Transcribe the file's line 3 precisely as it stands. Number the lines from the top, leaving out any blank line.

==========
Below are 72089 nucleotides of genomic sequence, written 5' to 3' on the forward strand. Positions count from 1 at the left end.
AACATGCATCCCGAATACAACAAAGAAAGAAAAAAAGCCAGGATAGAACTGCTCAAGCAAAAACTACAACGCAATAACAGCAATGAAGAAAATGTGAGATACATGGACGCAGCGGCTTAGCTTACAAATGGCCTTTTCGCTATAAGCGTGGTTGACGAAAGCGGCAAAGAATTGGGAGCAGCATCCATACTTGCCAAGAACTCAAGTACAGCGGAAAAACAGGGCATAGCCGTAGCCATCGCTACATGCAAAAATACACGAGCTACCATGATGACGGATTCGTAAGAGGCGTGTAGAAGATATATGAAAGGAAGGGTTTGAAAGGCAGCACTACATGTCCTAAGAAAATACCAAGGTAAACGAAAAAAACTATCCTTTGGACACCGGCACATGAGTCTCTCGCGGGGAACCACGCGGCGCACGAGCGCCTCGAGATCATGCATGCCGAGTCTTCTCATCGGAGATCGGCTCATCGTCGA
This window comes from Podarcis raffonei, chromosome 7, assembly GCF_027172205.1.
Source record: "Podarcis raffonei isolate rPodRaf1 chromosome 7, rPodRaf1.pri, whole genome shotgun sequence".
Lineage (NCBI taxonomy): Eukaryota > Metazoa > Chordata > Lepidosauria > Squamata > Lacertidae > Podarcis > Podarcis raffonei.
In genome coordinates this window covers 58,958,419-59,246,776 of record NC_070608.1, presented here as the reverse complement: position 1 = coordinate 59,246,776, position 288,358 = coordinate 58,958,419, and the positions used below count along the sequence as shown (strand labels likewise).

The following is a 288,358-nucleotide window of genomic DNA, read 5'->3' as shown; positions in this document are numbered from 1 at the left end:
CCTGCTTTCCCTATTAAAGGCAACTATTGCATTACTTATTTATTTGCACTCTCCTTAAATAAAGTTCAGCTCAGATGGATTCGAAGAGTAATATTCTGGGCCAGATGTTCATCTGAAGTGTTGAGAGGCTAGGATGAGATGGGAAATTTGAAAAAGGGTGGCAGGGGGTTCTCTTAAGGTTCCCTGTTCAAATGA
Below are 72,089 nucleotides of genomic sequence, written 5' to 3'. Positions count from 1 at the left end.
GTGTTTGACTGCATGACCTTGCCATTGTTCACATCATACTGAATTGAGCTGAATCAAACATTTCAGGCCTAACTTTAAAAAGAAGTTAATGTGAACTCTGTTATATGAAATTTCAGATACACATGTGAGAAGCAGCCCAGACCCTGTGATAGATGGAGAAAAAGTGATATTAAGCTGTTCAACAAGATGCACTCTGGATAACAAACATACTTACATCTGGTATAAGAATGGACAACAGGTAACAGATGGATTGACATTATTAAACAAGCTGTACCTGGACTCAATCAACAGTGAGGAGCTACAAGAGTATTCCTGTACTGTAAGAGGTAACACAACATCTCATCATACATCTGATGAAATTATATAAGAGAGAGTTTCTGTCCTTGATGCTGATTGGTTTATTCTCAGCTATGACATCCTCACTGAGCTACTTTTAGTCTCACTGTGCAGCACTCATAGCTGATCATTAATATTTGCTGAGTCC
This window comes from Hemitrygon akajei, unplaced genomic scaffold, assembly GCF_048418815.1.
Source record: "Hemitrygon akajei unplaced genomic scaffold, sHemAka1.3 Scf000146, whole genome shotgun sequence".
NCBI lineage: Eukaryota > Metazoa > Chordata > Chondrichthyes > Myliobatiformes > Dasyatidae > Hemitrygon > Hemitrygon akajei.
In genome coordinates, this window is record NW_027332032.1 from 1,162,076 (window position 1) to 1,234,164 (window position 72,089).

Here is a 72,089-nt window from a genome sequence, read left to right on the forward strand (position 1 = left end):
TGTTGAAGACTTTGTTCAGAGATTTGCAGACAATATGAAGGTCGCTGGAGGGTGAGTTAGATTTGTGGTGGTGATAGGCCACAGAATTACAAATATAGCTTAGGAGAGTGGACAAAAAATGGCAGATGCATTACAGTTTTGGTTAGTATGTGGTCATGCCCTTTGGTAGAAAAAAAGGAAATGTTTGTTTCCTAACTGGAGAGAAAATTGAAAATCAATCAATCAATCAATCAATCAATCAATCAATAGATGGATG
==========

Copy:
This window comes from Podarcis raffonei, chromosome 7, assembly GCF_027172205.1.